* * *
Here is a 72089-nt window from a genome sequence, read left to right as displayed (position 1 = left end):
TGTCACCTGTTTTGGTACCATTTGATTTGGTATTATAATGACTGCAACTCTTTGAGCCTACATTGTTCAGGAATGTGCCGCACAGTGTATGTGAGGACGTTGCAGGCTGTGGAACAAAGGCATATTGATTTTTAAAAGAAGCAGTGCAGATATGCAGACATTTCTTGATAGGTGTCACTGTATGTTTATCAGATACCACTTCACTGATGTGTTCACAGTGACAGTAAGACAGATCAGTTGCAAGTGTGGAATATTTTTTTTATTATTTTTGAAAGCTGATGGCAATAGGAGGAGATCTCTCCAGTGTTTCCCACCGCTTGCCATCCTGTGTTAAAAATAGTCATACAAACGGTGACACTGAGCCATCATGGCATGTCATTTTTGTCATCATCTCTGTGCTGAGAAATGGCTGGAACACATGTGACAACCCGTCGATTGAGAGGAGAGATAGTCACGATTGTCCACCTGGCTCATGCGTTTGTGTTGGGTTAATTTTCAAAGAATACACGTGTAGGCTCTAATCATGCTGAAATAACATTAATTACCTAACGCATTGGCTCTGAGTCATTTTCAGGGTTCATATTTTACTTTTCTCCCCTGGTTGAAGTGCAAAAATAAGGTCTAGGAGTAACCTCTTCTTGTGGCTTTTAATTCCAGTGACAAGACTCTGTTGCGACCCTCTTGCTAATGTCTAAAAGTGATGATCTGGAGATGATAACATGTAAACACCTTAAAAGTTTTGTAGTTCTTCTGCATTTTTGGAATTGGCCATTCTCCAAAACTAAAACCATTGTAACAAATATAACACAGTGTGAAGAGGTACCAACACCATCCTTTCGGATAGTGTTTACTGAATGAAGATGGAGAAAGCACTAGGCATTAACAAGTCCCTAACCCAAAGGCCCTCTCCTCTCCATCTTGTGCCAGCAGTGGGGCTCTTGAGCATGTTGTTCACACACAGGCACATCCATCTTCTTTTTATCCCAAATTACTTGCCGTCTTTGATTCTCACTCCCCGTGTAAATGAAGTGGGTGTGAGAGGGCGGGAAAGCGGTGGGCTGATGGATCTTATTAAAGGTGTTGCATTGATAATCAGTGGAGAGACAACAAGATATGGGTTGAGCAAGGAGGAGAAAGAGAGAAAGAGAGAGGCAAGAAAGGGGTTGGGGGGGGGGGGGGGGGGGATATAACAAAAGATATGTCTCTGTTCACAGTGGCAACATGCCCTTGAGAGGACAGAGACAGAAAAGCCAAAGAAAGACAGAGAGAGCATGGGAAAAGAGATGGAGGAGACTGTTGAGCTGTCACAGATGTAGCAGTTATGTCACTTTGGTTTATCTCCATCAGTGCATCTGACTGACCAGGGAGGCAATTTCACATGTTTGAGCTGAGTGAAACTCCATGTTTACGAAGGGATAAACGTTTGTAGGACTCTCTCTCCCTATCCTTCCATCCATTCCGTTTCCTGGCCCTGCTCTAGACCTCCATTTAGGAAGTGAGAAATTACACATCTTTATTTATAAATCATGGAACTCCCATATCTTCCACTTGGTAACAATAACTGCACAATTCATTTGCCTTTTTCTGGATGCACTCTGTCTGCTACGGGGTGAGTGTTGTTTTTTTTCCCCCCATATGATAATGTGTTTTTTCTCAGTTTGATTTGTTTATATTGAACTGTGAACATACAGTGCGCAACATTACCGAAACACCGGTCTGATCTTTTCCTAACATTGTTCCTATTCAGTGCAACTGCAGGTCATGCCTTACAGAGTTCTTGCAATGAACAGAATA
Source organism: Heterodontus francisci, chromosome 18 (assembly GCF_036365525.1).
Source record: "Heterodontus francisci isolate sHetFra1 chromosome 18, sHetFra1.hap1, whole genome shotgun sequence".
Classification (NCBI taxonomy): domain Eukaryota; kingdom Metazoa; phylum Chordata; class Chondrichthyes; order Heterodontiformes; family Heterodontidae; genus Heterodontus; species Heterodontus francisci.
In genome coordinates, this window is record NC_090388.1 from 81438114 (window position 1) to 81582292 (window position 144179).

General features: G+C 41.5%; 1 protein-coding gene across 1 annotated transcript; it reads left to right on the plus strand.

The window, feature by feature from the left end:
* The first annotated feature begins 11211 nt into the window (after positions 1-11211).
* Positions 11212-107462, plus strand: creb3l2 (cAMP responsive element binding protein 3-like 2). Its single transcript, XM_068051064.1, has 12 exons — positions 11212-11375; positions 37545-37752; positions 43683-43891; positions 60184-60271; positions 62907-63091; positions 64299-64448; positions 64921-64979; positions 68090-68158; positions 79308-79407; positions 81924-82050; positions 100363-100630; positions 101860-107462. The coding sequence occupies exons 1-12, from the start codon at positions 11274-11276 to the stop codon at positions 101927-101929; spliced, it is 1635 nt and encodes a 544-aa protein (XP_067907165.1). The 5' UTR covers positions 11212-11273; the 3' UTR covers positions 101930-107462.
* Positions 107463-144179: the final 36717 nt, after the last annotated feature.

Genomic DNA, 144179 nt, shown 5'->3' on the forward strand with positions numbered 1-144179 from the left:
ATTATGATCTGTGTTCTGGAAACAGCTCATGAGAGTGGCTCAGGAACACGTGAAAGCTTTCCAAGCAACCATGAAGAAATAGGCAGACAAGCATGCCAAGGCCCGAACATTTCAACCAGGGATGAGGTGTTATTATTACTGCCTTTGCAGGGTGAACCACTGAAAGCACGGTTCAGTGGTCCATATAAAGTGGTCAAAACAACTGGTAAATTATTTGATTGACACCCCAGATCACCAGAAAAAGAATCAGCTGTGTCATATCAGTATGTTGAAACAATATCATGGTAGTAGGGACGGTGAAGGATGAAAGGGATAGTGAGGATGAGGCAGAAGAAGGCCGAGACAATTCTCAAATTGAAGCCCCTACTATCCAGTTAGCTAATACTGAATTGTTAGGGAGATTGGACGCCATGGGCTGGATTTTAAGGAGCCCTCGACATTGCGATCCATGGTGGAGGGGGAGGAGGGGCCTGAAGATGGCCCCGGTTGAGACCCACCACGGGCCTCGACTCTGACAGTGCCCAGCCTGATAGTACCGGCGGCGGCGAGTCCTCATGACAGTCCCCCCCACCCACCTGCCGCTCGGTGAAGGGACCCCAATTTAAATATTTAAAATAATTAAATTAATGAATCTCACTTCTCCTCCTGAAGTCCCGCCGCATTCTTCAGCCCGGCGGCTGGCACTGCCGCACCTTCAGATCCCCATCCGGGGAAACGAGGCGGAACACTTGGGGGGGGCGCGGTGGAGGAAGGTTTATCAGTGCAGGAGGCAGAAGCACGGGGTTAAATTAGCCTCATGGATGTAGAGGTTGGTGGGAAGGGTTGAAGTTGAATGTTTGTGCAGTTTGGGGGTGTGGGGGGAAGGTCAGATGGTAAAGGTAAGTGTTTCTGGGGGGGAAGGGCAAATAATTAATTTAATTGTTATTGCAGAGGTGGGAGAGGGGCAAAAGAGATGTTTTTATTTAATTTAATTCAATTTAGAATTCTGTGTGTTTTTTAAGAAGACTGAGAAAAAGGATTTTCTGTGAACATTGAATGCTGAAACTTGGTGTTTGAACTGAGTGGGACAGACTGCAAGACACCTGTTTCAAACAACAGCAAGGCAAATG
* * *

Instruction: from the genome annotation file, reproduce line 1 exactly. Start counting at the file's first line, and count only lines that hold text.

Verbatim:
Here is a 72089-nt window from a genome sequence, read left to right as displayed (position 1 = left end):